To some degree, I agree with that prof. But I also have a personal interest in the question I didn't discuss with anybody there. As I said to that prof, people are indeed judged that way (The student-run "Rate My Professors" site has a category for "hotness.") And, sadly enough, members of the dominant culture judge those who aren't part of it by how well they fit that culture's standards, in beauty as well as in other areas, without threatening the hierarchies that are built upon those standards.
I never would have understood what I have just described in the previous sentence had I not undertaken my transition. Most people would not say that I am a beautiful woman; not very many, I suspect, would even say that I'm terribly attractive. But, at least, I seem to fit (more or less) into some ideas that people have about women who are around my age.
Then again, there is something else I never would have understood had I continued to live as Nick. I am now ashamed to admit that I used to think that some people were simply wasting their time with beauty culture, or even basic grooming, because they weren't attractive and couldn't be made so.
But now I see why women who are even more overweight than I am and don't seem to have other redeeming features will spend time making themselves up or putting together an outfit.
I now think that a person who is not affirmed or supported by those in charge of whatever hierarchy rules his or her life has to find his or her own beauty, whether it is on the outside or inside. Of course, that does not always mean beauty in the sense people usually mean it. Your real beauty comes from the love you give to, and inspire in, yourself and other people. And that power can come from any number of sources, including spiritual and intellectual ones.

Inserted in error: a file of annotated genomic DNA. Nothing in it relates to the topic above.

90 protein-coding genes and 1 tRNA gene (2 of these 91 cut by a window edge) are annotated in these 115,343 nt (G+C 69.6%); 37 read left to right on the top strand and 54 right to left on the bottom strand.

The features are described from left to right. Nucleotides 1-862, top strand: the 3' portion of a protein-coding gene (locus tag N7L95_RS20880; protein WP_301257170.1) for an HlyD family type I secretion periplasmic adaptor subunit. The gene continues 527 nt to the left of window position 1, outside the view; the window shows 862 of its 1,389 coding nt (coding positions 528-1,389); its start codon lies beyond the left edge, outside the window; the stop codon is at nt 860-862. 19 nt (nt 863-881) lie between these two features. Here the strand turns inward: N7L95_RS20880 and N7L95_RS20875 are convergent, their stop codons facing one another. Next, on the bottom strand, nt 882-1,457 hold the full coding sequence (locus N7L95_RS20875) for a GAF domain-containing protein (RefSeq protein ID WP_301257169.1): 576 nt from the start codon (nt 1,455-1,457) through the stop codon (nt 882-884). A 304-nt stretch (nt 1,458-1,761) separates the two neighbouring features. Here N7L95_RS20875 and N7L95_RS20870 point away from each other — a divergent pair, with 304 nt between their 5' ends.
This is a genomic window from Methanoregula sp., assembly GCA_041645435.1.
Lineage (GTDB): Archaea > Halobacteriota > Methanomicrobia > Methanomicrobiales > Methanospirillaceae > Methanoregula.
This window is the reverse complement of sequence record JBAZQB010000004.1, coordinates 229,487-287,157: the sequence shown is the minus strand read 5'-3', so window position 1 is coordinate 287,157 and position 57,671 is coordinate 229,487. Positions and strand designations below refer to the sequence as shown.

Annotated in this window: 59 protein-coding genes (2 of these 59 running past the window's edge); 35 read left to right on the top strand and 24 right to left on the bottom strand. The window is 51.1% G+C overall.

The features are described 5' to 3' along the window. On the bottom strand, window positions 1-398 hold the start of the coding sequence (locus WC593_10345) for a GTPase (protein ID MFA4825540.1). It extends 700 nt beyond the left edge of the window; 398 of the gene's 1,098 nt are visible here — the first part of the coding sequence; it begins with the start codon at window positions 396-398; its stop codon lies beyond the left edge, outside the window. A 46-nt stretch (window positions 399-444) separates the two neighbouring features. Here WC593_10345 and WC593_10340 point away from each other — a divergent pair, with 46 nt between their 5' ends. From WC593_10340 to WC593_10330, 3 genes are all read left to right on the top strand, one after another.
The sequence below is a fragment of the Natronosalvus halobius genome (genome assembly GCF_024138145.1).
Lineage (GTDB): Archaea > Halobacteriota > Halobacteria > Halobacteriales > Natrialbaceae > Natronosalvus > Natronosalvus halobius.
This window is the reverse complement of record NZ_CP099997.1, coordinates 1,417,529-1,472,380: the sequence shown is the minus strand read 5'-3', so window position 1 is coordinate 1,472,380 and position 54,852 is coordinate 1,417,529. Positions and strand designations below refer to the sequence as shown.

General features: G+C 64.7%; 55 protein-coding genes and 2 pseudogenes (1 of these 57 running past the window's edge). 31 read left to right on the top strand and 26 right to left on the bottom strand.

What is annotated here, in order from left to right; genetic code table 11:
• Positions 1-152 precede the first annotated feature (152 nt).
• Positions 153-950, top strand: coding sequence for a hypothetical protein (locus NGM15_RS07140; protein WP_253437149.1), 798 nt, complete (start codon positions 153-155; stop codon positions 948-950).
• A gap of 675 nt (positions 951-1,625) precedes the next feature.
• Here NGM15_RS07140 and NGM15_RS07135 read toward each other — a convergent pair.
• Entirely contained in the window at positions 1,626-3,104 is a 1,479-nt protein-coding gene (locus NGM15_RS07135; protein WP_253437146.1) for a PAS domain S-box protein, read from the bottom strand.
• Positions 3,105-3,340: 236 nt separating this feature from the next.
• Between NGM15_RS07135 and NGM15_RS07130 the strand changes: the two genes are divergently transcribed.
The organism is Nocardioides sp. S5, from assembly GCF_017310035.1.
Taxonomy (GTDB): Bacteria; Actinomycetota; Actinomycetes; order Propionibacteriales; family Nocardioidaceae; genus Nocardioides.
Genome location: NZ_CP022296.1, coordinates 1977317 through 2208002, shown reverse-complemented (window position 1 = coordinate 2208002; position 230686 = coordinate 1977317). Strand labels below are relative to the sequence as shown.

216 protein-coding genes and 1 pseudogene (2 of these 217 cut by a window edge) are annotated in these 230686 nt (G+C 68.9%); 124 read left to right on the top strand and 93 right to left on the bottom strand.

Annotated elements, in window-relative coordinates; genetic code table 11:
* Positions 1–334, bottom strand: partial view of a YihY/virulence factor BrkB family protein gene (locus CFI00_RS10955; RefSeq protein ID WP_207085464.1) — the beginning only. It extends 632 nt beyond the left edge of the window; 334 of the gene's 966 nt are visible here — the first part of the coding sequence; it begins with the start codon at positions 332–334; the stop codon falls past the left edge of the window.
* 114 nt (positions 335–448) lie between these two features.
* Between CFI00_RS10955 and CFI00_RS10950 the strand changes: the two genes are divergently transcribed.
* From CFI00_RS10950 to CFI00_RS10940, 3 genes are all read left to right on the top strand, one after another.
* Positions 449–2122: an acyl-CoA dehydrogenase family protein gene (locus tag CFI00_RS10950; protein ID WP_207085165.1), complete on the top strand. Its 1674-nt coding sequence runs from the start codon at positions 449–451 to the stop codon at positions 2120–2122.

Knowing that, for some of us, that power is the key to our survival, let alone the hope of any sort of prosperity, we not only feel the need to nurture it; we need to honor and even celebrate it. That means being our best selves--which, for many of us, means wearing the clothes, accessories and cosmetics that most flatter the light of our eyes as well as the lines of our faces and bodies.
It's not merely a matter of making ourselves attractive for someone else. (I've come to realize that almost everyone is attractive to someone else, or can be made so.) Instead, it's a way of highlighting the beauty we hold simply in living through, and sometimes overcoming, the belittlement, condescenscion and harassment--not to mention the heartbreaks and other disappointments-- too many of us face.
This isn't just about vanity or making ourselves pretty. It's a matter of survival. If anyone wants to have a Beauty Day during Women's History Month, he or she should understand that.